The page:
We hit our debut show hard at Rockwood and we’ll be bringing our new york south american dance music to Brooklyn Bowl in February.
We recorded this at engineer Danys Levasseur’s beautiful farmhouse in the Eastern Townships. I played trombone, bass trumpet and tenor horn, the latter which is featured on the fourth track Sail On. Major tour in July to be announced soon!
I came back to Montréal from Guca in 2014 determined to immerse myself in balkan brass band tradition. I had an overwhelming response from my brass colleagues at McGill and we formed our own “Trubaci”, a brass orkestar I started where we would learn from the field recordings I took while I was in Serbia. We recorded this one song I picked up from a young band who was competing at Guca and named it rather arbitrarily as is the custom when names are unknown, or simply because it is more common to identify songs by the origin. Nonetheless, my travel-mates and I named it Power Shower. We lived in the basement of a local lady’s house up the hill from the festival where many of the competing bands were also staying. The bands would practice outside our shower and this tune stuck with us the most.
I first heard this tune on Dave Douglas’ podcast A Noise From The Deep and was immediately taken aback by the sublime brass chorale opening. I sought to recreate Carla Bley’s arrangement with the help of live layering and guitar pedals. Here’s the unedited take of me playing trombone and trumpet through Loopy, an Eventide harmonizer, and BiasFX.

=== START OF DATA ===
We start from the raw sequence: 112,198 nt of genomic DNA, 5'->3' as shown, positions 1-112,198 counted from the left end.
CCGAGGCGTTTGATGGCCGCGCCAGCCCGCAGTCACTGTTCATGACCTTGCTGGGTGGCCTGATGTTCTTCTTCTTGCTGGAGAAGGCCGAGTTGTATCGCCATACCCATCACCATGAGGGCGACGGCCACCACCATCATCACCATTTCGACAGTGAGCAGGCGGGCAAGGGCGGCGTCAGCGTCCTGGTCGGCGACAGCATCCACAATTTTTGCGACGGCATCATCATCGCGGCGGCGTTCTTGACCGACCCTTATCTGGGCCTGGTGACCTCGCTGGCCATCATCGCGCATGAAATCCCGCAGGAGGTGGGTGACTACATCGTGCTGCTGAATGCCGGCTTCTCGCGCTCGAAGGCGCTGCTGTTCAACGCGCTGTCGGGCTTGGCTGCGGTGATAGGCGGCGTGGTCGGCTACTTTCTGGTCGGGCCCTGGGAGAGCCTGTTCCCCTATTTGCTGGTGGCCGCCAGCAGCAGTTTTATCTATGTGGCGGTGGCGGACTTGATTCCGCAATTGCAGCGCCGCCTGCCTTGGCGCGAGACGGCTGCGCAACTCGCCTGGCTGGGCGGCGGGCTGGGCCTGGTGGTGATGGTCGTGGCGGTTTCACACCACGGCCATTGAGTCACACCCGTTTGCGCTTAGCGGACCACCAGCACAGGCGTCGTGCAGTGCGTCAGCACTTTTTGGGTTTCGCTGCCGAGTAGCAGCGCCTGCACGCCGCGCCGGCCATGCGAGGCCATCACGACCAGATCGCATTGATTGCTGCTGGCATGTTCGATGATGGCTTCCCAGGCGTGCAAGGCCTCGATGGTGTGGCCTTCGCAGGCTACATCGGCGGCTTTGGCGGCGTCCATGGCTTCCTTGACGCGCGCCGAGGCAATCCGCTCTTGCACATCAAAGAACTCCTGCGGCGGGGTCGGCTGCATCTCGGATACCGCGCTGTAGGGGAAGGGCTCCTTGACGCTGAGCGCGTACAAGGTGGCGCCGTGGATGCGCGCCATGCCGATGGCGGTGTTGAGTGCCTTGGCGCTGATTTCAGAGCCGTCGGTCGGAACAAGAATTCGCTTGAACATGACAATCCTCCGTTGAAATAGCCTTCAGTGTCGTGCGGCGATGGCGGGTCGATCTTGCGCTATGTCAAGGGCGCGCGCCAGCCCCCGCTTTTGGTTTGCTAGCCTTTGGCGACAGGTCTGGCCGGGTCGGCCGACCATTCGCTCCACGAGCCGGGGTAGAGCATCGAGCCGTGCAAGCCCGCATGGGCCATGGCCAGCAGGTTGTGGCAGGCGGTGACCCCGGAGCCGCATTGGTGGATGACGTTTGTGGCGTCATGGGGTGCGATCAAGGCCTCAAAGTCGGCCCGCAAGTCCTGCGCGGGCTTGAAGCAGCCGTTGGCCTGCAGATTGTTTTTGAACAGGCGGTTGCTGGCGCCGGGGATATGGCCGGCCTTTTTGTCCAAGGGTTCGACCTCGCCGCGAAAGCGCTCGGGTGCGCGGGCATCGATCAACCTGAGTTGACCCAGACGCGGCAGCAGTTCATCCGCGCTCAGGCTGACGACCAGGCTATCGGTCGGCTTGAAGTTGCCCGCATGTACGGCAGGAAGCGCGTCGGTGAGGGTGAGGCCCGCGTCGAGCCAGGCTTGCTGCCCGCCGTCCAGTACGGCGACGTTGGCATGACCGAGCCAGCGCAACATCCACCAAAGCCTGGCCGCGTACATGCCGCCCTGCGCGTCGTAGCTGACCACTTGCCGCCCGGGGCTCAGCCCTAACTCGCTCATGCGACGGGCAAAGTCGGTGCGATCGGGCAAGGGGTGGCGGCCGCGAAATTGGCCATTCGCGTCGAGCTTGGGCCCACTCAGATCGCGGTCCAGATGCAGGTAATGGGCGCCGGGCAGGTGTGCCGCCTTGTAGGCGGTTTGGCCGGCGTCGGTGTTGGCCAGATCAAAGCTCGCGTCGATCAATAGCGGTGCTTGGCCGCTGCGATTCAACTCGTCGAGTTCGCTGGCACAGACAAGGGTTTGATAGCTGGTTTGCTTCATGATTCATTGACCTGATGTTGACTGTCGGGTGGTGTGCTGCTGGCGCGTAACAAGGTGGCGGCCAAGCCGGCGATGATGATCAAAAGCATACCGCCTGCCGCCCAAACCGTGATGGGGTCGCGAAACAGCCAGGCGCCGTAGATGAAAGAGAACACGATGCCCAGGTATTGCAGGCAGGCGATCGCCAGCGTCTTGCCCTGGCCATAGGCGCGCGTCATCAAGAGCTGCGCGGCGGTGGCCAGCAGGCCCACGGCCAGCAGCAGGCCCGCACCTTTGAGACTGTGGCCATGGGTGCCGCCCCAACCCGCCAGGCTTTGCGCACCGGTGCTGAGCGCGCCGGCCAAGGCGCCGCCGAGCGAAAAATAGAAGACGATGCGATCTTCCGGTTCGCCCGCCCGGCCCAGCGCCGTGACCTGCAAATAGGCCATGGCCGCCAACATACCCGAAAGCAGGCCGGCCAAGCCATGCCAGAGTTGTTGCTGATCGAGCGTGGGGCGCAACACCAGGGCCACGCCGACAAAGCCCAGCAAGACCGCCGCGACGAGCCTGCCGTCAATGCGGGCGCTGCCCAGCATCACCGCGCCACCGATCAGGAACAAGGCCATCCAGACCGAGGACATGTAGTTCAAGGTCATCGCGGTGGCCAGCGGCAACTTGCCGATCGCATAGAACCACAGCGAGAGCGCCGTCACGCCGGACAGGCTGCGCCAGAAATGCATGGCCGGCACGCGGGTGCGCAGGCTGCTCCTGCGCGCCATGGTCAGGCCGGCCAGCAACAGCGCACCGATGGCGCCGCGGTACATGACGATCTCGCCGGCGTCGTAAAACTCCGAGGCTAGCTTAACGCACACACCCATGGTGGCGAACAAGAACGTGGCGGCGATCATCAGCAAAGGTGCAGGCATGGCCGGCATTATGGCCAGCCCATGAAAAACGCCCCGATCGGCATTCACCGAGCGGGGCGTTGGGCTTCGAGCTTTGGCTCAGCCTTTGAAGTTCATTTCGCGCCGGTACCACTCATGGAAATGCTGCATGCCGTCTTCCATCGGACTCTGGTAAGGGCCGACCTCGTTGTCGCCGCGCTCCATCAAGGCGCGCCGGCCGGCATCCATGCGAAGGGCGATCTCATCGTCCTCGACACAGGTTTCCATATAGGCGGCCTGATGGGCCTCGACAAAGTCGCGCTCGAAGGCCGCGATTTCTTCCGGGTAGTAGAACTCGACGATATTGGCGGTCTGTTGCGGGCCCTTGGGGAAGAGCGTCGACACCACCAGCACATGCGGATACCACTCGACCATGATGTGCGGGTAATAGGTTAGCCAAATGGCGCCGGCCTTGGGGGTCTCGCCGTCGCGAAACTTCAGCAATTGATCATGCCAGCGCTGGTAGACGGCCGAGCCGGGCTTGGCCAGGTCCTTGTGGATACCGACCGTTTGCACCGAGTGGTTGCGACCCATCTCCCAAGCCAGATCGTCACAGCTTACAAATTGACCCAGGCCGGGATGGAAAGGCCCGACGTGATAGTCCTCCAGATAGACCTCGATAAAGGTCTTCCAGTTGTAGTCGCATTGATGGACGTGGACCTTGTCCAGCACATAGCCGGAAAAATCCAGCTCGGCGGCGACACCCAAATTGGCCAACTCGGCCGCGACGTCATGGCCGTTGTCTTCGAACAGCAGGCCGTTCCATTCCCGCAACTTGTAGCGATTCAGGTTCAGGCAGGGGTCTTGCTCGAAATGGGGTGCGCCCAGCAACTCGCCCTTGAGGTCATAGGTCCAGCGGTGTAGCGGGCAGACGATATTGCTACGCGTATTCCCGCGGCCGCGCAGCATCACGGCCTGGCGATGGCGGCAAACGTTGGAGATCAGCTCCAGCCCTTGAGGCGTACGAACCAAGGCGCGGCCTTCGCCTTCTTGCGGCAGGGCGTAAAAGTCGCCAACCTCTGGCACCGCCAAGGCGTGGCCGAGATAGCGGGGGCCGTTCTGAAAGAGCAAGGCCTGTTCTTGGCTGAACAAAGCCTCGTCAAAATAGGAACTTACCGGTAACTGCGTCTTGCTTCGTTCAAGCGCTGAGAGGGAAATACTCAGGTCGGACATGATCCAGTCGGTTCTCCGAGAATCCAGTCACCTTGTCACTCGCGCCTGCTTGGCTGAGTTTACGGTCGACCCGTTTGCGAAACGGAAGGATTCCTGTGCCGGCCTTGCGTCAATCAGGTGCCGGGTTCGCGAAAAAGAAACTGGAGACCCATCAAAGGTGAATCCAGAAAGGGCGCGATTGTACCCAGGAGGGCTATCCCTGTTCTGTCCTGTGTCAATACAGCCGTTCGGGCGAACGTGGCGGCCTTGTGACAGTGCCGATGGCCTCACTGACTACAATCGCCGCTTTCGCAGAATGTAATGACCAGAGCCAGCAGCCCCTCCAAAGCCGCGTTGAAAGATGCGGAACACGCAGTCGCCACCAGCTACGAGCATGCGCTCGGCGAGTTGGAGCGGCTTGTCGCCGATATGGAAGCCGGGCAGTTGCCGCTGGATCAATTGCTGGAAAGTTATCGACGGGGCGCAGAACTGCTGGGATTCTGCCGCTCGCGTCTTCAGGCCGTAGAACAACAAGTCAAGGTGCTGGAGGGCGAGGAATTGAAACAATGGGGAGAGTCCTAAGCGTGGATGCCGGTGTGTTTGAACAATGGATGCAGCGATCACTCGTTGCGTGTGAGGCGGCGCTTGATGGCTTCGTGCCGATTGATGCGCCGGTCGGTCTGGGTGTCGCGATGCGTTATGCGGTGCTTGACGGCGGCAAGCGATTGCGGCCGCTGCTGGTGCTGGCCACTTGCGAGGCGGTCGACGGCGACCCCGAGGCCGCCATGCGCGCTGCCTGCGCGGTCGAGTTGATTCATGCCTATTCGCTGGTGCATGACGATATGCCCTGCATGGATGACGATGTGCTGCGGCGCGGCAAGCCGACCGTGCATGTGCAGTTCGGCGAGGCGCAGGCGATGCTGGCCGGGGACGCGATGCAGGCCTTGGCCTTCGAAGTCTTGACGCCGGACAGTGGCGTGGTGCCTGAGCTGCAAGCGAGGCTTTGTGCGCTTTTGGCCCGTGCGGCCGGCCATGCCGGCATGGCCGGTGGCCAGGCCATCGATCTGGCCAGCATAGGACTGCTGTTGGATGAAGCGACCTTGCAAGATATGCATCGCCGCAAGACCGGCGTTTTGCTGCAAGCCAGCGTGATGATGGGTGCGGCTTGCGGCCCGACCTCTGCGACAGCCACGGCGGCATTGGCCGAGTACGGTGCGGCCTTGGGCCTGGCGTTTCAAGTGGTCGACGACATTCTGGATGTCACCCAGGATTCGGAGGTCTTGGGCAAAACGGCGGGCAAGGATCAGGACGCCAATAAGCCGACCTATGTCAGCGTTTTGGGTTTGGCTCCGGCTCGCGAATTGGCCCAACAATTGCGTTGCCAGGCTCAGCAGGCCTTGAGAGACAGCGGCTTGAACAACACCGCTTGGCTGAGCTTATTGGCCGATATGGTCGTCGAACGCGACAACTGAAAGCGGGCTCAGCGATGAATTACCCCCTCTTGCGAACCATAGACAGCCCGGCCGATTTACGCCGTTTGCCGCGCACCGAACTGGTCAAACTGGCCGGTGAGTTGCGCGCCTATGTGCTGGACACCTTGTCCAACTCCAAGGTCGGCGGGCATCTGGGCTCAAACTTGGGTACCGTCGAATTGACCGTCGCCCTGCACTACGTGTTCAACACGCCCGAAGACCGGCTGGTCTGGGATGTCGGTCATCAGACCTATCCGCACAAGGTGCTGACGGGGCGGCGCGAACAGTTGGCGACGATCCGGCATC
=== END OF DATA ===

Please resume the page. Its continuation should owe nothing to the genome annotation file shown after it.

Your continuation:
Made some incredible friends touring South America with some of the top young musicians in the Americas last summer. Abbey Road engineers came and recorded Gabriela Montero’s Latin Concerto for ARTE while we were in residence at Teatro del Lago.
For International Women’s Day, So Wrong It’s Right wanted to make some serious noise for female artists from medieval and pre-medieval times. We broke ground at National Sawdust musing on three remarkable women who formed a deep bedrock of source material for our recording session that evening. For each woman, we dedicated a station that showcased their work, a quasi-installation which dotted the room and formed a route for our exploration. The evening began with a feminist found object jam, a playground of private items from our loved one’s arsenals.
At the first station, we paid tribute to Comtessa de Dia (1175 A.D.) who wrote the earliest surviving work by a trobairitz (female troubadour). Following this, we interpreted three poems by the Greek poet Sappho (630 B.C.) from the island of Lesbos. The third station focused on a beautifully preserved kufic script by the Islamic calligraphist Fadhl Mawlat Abi Ayyub (~907 A.D.)